The Zeppelin's Passenger eBook

This eBook from the Gutenberg Project consists of approximately 249 pages of information about The Zeppelin's Passenger.

In a shadowy sort of way the truth began to dawn upon Richard.  His tone became grimmer and his manner more menacing.

“Maderstrom,” he said, “we met last under different circumstances.  I will admit that I cut a poor figure, but mine was at least an honourable imprisonment.  I am not so sure that yours is an honourable freedom.”

Philippa laid her hand upon her brother’s arm.

“Dick, dear, do remember that they were starving you to death!” she begged.

“You would never have lived through it,” Helen echoed.

“You are talking to Mr. Lessingham,” Philippa protested, “as though he were an enemy, instead of the best friend you ever had in your life.”

Richard waved them away.

“You must leave this to us,” he insisted.  “Maderstrom and I will be able to understand one another, at any rate.  What are you doing in this house—­in England?  What is your mission here?”

“Whatever it may have been, it is accomplished,” Lessingham said gravely.  “At the present moment, my plans are to leave your country to-night.”

“Accomplished?” Richard repeated.  “What the devil do you mean?  Accomplished?  Are you playing the spy in this country?”

“You would probably consider my mission espionage,” Lessingham admitted.

“And you have brought it to a successful conclusion?”

“I have.”

Philippa threw her arms around her brother’s neck.  “Dick,” she pleaded, “please listen.  Mr. Lessingham has been here, in this district, ever since he landed in England.  What possible harm could he do?  We haven’t a single secret to be learned.  Everybody knows where our few guns are.  Everybody knows where our soldiers are quartered.  We haven’t a harbour or any secret fortifications.  We haven’t any shipping information which it would be of the least use signalling anywhere.  Mr. Lessingham has spent his time amongst trifles here.  Take Helen away somewhere and forget that you have seen him in the house.  Remember that he has saved Henry’s life as well as yours.”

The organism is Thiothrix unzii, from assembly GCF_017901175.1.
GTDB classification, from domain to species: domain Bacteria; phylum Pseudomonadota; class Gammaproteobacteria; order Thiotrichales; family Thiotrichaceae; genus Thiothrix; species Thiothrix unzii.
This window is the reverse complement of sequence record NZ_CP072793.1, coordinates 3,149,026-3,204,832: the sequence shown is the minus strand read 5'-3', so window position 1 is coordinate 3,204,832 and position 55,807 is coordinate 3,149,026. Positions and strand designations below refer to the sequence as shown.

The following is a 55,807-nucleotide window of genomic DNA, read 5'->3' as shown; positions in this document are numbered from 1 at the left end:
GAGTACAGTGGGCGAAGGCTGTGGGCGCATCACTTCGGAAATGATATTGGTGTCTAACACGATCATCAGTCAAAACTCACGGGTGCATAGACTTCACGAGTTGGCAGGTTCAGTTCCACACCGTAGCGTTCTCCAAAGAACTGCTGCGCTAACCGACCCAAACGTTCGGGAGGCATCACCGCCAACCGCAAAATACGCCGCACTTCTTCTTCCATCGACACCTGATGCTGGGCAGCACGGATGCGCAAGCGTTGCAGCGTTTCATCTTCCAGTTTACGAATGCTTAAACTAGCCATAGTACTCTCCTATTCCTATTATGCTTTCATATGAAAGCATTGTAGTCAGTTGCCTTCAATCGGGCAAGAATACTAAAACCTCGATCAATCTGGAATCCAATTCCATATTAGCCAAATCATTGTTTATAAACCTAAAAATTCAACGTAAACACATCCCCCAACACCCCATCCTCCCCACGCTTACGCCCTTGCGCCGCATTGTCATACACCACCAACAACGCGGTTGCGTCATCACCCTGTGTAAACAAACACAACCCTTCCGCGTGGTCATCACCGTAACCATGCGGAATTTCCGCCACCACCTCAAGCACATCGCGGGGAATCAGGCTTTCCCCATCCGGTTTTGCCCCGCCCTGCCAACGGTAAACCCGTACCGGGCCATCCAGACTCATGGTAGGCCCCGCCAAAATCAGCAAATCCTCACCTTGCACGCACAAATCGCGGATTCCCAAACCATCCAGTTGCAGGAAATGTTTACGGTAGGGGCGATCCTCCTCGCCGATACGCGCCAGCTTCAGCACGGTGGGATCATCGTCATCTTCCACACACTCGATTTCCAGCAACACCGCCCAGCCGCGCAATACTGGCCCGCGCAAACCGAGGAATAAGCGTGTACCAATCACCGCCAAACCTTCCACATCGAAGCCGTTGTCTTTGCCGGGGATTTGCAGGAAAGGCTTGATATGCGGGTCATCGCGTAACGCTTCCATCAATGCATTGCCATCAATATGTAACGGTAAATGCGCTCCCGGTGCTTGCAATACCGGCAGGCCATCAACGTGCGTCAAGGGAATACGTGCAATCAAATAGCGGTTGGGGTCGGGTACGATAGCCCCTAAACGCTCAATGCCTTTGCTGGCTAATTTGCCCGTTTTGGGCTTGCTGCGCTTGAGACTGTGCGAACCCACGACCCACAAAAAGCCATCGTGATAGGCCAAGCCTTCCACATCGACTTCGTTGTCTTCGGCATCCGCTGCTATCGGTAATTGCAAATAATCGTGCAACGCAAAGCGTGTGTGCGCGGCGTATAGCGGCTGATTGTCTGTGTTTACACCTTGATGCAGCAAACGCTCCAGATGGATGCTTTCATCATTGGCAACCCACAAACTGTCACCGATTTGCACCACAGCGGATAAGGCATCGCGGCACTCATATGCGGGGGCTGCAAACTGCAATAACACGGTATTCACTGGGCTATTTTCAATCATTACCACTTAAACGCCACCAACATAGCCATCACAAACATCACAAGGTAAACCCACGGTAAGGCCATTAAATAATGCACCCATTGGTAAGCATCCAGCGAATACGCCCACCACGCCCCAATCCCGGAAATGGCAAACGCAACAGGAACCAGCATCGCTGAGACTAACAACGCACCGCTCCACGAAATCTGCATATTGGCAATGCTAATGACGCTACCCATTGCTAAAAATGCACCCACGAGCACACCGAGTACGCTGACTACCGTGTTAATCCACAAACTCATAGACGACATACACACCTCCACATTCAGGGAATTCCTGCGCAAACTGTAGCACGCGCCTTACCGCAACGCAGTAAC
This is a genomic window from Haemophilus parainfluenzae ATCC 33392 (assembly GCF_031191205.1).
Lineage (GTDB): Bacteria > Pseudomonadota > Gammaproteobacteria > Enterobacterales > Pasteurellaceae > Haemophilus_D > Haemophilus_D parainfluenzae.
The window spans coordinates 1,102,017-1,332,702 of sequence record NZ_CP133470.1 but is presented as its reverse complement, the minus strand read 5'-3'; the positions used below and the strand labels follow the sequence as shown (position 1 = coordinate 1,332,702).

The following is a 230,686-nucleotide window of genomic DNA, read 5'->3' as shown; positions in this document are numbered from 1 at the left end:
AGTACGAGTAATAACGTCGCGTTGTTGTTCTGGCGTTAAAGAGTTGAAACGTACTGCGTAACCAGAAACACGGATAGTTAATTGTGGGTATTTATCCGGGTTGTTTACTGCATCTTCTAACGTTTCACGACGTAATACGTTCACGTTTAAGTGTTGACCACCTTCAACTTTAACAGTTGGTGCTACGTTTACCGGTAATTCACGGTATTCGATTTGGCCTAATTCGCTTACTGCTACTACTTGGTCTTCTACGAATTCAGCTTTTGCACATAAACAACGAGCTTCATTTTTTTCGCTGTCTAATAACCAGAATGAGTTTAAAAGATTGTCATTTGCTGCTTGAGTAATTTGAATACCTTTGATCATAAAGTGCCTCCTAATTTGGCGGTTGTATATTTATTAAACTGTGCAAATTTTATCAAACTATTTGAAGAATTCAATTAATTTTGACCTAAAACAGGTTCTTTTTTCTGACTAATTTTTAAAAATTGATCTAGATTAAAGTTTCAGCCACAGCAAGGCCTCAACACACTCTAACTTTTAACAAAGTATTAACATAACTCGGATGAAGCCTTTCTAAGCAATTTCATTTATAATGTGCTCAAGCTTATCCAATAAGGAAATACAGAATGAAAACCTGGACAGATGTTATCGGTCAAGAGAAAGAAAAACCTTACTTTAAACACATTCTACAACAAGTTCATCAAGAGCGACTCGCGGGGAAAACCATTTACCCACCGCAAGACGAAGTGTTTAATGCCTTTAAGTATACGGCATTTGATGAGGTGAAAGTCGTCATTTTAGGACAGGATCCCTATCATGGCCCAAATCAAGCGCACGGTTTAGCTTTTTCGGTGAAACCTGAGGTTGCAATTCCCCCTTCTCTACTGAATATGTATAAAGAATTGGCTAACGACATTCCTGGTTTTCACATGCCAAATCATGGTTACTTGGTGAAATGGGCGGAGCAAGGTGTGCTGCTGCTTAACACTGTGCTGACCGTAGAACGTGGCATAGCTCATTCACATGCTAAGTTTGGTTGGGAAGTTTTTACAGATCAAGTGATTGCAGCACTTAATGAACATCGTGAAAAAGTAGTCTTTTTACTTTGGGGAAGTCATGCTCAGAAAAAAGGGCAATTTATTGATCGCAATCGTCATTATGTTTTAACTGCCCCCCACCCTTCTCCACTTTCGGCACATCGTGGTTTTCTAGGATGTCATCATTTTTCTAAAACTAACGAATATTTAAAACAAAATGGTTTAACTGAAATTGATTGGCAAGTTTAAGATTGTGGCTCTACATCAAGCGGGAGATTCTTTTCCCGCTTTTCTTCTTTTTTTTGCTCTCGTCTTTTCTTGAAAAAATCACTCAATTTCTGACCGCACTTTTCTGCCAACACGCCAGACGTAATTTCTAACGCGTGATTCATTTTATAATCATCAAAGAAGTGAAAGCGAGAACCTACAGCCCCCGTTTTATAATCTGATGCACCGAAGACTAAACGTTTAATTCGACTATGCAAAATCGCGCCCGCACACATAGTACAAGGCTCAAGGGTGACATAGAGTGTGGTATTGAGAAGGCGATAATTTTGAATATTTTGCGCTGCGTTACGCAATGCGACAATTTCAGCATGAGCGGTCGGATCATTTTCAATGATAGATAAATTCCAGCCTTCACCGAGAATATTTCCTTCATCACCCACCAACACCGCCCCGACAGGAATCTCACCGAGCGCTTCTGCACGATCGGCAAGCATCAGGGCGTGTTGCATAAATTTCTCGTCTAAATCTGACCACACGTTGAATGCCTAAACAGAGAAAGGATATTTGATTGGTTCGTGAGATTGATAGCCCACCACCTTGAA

“I invite no consideration upon that account,” Lessingham declared.  “All that I did for you in Germany, I did, or should have attempted to do, for my old friend.  Your release was different.  I am forced to admit that it was the price paid for my sojourn here.  I will only ask you to remember that the bargain was made without your knowledge, and that you are in no way responsible for it.”

“A price,” Richard pronounced fiercely, “which I refuse to pay!”

Lessingham shrugged his shoulders.

“The alternative,” he confessed, “is in your hands.”

Richard moved towards the telephone.

“I am sorry, Maderstrom,” he said, “but my duty is clear.  Who is Commandant here, Philippa?”

Philippa stood between her brother and the telephone.  There was a queer, angry patch of colour in her cheeks.  Her eyes were on fire.

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The Zeppelin's Passenger from Project Gutenberg. Public domain.
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